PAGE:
Please ensure Javascript is enabled for purposes of website accessibility

The FDA Helps Investors Breathe Well

By Brian Orelli, PhD - Apr 15, 2013 at 5:15PM

You’re reading a free article with opinions that may differ from The Motley Fool’s Premium Investing Services. Become a Motley Fool member today to get instant access to our top analyst recommendations, in-depth research, investing resources, and more. Learn More

GlaxoSmithKline and Theravance's COPD drug Breo gets a marginally positive review from the Food and Drug Administration.

The Food and Drug Administration wasn't exactly ecstatic in its review of GlaxoSmithKline (GSK 2.20%) and Theravance's (NASDAQ: THRX) lung drug Breo. But it didn't crush the inhaled drug, either.

A mediocre review was music to the ears of investors, which sent Theravance's shares up by double digits.

Breo would be Theravance's second product. It also sells an antibiotic called Vibativ, but it's a minor product at the moment. Theravance only recognized $5.8 million in revenue in the fourth quarter, which included not only revenue from royalties on sales of Vibativ, but also included amortized upfront licensing payments from one of its partners.

Theravance is counting on its respiratory partnership with Glaxo to help it breathe easier. Breo could be a blockbuster in a few years considering that Glaxo's Advair, which treats COPD as well as asthma, racks up sales of $8 billion a year. With Advair exclusivity in doubt -- patents are expired, but no generics of the inhaled product have been approved yet -- Glaxo is happy to have the additional drug even if it'll cut into Advair sales initially.

The FDA's review was posted ahead of Wednesday's advisory panel to review the drug. The outside experts will review Breo's safety and efficacy data to treat chronic obstructive pulmonary disease, or COPD.

The Pulmonary-Allergy Drugs Advisory Committee will be asked to vote on whether the drug should be used as a long-term maintenance treatment for COPD as well as whether it reduces COPD exacerbations. Either alone could get the drug approved, but getting both indications on the label would help with sales considering the extensive competition for COPD patients.

The FDA seems generally happy with the data, but questioned whether both components of the drug -- a corticosteroid called fluticasone furoate and a long-acting beta-agonist, or LABA, called vilanterol -- were required for efficacy. The reviewers don't seem to be convinced that fluticasone furoate is necessary for the maintenance treatment, but may limit COPD exacerbations.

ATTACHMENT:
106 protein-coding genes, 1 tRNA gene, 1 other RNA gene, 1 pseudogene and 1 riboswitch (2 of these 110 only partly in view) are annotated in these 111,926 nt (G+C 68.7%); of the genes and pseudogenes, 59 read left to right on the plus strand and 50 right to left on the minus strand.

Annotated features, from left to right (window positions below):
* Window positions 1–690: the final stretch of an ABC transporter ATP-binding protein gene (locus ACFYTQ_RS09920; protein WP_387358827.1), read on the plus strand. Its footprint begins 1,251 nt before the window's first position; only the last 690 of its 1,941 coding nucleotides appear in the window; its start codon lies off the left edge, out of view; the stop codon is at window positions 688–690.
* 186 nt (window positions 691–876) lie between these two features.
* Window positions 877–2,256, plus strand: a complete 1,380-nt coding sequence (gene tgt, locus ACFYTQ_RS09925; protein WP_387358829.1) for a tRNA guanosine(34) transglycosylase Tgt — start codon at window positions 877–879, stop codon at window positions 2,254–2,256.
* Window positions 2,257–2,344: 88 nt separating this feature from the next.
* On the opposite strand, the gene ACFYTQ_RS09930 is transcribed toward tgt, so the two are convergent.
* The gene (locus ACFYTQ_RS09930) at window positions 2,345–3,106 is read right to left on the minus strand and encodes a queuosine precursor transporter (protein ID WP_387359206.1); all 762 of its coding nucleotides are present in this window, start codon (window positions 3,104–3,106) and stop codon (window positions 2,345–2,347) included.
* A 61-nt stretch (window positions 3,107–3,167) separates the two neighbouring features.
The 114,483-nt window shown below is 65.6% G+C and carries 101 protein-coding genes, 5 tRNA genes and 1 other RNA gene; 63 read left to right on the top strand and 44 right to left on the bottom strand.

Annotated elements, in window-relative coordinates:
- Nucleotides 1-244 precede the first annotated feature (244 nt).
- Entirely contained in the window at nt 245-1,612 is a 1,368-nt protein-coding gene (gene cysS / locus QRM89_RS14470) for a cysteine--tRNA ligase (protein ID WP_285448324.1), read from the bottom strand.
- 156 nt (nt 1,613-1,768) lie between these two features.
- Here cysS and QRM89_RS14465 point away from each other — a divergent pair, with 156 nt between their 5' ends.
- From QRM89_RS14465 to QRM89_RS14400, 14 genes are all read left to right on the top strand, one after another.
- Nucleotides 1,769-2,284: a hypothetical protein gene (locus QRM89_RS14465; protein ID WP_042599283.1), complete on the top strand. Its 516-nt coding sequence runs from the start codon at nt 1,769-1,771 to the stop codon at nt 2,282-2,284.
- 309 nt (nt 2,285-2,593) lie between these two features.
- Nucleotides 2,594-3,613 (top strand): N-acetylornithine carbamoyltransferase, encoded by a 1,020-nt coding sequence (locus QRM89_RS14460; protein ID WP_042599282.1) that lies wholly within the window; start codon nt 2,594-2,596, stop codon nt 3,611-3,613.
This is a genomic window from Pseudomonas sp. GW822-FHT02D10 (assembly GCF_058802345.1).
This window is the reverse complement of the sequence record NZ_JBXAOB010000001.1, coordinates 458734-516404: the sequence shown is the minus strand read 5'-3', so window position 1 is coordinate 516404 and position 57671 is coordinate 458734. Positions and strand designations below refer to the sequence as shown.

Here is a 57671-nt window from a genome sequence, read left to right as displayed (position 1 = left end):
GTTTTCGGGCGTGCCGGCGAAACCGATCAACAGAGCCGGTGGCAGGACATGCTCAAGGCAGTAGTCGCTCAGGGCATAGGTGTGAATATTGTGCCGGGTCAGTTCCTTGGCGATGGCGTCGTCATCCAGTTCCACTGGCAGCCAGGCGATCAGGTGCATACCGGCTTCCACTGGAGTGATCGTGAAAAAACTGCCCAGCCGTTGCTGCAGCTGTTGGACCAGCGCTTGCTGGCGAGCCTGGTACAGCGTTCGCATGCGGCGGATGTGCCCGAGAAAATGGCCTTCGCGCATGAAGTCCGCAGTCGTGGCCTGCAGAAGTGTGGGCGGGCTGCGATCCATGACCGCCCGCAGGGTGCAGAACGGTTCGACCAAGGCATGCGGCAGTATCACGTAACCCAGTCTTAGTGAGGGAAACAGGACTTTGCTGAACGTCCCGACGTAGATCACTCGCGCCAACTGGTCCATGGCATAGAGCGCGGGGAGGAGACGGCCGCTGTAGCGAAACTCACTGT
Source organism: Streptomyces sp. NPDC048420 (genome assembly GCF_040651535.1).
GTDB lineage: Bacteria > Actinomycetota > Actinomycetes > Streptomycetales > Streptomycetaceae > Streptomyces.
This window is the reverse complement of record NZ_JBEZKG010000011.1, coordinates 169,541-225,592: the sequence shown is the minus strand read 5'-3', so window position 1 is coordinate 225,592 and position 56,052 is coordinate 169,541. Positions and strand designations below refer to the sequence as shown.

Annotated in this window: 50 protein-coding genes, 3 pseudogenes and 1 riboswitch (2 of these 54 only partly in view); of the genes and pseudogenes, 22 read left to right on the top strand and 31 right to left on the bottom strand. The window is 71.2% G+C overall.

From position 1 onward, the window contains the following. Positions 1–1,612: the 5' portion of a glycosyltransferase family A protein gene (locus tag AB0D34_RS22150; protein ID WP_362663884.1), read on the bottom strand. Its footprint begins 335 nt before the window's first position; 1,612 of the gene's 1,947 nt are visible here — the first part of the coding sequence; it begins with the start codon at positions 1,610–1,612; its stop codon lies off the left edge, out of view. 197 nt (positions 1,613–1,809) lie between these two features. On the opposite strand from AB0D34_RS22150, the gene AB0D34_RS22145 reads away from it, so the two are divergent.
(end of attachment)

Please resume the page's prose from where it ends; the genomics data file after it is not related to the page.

Investors should pay close attention to the safety discussion about the vilanterol component because the duo has another COPD treatment, Anoro, which contains vilanterol combined with a long-acting muscarinic antagonist, or LAMA, called umeclidinium bromide. Anoro was recently submitted to the FDA and could face its own advisory committee meeting later this year.

The FDA isn't required to follow the advisory committee's advice, but given the marginally positive FDA review, a strong endorsement should make an approval likely, while a negative vote will cause the FDA to follow suit. If the committee is wishy-washy, it'll probably be hard to know which way the FDA will ultimately decide.

If Breo is approved, it'll have to compete with Boehringer Ingelheim and Pfizer's (PFE 3.59%) Spiriva, Merck's (MRK 1.58%) Foradil, and AstraZeneca's (AZN 2.59%) Symbicort, as well as the aforementioned Advair. While there's a lot of competition, Breo could take sales from Foradil and Symbicort since it only has to be taken once a day -- half as often as Foradil and Symbicort. The toughest competition is likely to come from Spirvia, which is only taken once daily.

Don't hold your breath, though; first the drug has to get approved.

Invest Smarter with The Motley Fool

Join Over 1 Million Premium Members Receiving…

  • New Stock Picks Each Month
  • Detailed Analysis of Companies
  • Model Portfolios
  • Live Streaming During Market Hours
  • And Much More
Get Started Now

Stocks Mentioned

GlaxoSmithKline plc Stock Quote
GlaxoSmithKline plc
$44.52 (2.20%) $0.96
Pfizer Inc. Stock Quote
Pfizer Inc.
$52.47 (3.59%) $1.82
Merck & Co., Inc. Stock Quote
Merck & Co., Inc.
$93.55 (1.58%) $1.46
AstraZeneca PLC Stock Quote
AstraZeneca PLC
$66.21 (2.59%) $1.67

*Average returns of all recommendations since inception. Cost basis and return based on previous market day close.

Related Articles

Motley Fool Returns

Motley Fool Stock Advisor

Market-beating stocks from our award-winning service.

Stock Advisor Returns
S&P 500 Returns

Calculated by average return of all stock recommendations since inception of the Stock Advisor service in February of 2002. Returns as of 05/21/2022.

Discounted offers are only available to new members. Stock Advisor list price is $199 per year.

Premium Investing Services

Invest better with The Motley Fool. Get stock recommendations, portfolio guidance, and more from The Motley Fool's premium services.